First Published: 2012-11-09

 

Arafat death probe opens old wounds

 

Palestinians' most explosive secret may be lurking under stone slab covering Arafat's tomb Eight years after his death.

 

Middle East Online

By Selim Saheb-Ettaba - RAMALLAH, Palestinian Territories

Will the truth come out?

The Palestinians' most explosive secret may be lurking under the stone slab covering Yasser Arafat's tomb where experts hope to explain his mysterious death eight years ago.

When the iconic Palestinian leader died at the age of 75 in a French military hospital near Paris on November 11, 2004, French doctors were unable to say what had killed him.

Many Palestinians still hold on to the belief that he was poisoned by Israel although there has been no proof of such allegations until now.

But following the broadcast of an Al-Jazeera documentary in July, in which Swiss experts reported finding abnormal quantities of the radioactive substance polonium on his personal effects, the controversy has been resurrected.

On November 26, French magistrates pursuing a murder inquiry are to arrive in the West Bank town of Ramallah along with a Swiss delegation who will work in parallel to take samples from his body for testing.

But the two investigations have rekindled an old dispute among his family members and those close to him.

The French murder inquiry was opened in late August at the request of Arafat's widow Suha, who, at the time of his death, had refused to give her permission for an autopsy.

News of the findings after Suha had handed over Arafat's effects for testing came as a surprise to the Palestinian Authority.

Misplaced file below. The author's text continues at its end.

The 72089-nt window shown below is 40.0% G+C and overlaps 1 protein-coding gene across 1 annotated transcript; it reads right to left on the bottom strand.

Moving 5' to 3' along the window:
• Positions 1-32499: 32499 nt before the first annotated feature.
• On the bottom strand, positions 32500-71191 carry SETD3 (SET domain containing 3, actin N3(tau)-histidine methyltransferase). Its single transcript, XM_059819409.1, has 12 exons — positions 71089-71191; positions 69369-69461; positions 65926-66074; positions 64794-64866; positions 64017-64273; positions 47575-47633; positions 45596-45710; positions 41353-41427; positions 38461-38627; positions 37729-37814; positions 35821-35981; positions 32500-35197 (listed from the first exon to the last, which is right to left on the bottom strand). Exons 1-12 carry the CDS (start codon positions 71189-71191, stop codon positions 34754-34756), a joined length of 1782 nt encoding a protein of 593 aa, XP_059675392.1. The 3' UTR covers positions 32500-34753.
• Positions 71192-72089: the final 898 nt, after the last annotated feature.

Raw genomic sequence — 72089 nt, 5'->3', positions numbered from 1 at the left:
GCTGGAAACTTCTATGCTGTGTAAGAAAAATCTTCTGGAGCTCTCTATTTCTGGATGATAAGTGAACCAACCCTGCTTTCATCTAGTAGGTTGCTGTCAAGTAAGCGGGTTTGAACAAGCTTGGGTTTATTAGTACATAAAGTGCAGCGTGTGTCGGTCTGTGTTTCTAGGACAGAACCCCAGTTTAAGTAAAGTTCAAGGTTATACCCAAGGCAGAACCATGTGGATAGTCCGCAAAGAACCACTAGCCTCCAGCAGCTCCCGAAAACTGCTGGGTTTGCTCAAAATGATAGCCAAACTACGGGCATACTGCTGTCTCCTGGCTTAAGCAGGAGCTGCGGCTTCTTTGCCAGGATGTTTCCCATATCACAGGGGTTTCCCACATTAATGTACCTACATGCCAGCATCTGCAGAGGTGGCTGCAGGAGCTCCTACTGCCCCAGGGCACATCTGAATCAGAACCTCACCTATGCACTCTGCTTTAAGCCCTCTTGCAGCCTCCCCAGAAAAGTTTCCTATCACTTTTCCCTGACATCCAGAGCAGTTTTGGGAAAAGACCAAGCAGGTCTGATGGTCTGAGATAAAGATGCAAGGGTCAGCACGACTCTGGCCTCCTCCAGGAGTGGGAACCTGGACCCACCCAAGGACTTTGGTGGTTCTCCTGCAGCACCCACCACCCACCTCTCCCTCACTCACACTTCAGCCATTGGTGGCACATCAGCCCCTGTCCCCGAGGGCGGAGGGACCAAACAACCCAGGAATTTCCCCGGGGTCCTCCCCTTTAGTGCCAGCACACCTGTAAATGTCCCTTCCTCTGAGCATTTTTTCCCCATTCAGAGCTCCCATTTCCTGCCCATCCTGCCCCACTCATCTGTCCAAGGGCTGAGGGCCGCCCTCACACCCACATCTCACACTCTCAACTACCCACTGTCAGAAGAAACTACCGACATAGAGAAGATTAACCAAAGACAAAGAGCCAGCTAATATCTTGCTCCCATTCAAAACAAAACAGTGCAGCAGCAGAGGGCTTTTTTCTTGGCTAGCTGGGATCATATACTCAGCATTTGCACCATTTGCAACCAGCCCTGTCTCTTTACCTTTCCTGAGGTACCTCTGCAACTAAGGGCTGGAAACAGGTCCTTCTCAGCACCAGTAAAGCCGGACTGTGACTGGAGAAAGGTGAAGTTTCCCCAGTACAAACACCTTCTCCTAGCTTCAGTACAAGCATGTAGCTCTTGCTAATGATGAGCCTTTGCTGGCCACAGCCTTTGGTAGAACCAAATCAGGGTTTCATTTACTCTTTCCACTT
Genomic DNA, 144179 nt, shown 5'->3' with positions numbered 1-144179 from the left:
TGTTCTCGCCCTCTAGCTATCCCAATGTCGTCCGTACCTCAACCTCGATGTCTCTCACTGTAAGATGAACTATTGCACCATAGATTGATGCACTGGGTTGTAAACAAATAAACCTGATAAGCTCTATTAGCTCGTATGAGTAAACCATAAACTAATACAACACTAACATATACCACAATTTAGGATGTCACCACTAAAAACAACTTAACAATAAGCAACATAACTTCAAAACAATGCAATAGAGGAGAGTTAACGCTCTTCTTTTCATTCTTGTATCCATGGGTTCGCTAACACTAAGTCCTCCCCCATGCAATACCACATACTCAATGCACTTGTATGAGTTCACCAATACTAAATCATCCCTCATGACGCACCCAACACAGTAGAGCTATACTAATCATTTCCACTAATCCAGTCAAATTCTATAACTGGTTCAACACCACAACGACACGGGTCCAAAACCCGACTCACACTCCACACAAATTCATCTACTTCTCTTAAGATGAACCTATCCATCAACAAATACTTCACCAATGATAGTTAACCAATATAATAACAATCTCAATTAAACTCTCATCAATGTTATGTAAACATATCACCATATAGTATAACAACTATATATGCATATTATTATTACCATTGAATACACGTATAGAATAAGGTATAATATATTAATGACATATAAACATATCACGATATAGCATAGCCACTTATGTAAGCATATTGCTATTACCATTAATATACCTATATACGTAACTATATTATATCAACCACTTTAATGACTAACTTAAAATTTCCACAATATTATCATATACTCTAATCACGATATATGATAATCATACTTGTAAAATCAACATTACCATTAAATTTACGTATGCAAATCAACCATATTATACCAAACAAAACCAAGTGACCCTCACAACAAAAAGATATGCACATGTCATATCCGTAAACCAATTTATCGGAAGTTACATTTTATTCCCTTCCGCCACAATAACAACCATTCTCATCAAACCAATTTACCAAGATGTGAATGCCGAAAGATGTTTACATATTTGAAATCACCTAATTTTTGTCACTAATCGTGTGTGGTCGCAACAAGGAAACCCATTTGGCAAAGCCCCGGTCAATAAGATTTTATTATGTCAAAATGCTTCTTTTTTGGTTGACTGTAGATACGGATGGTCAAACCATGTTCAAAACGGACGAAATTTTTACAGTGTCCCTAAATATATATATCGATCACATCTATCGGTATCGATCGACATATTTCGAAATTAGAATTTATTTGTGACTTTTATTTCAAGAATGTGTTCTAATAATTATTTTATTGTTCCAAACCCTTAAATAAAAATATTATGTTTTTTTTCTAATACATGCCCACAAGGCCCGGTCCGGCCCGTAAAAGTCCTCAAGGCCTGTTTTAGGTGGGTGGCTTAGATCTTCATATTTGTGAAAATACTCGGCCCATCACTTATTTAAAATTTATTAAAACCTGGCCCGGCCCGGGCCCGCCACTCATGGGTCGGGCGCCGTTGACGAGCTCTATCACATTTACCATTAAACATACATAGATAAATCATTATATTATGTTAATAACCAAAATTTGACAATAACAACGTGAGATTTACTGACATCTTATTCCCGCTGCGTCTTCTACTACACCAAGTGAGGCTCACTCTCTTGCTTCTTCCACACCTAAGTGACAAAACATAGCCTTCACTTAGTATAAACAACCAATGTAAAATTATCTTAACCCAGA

It quickly agreed to let the investigators come and take samples "on the condition that the family ... accepts," in a reference to his widow, his daughter Zahwa and his nephew Nasser al-Qidwa.

Tawfiq Tirawi, who is in charge of the ongoing Palestinian probe into Arafat's death, has said the tomb can be opened only once in presence of both sets of experts.

Qidwa, who has repeatedly accused Israel of poisoning his uncle, hailed the Al-Jazeera documentary for providing the long-overdue evidence and has said there is no need for further proof by opening the grave.

He has called for the immediate formation of an international commission of inquiry to try those responsible.

'Burying Arafat alive'

This week, Qidwa, who heads the Yasser Arafat Foundation, repeated his "opposition in principle" to an exhumation, "primarily because samples collected after eight years may not be clinically exploitable."

"Every Palestinian is convinced that Arafat was murdered," he said, "but even opening his tomb won't convince the sceptics of the truth."

In a survey carried out shortly after his death in November 2004, more than 80 percent of Palestinians said they believed there was truth in the rumour that he was poisoned by Israel.

And 93 percent said they wanted his medical files to be made public -- which eventually happened in July this year but shed no more light on the cause of death.

Unlike Qidwa, Suha Arafat has not specifically pointed the finger at Israel, saying last month that "the truth about the death of the martyr Arafat is of interest to every Palestinian patriot."

On July 31, Arafat's widow and her daughter launched a civil suit for murder in France, with her lawyers saying the action was "against (a defendant referred to as) X meaning that Suha and Zahwa Arafat are not accusing anyone -- not a specific state, a group or an individual."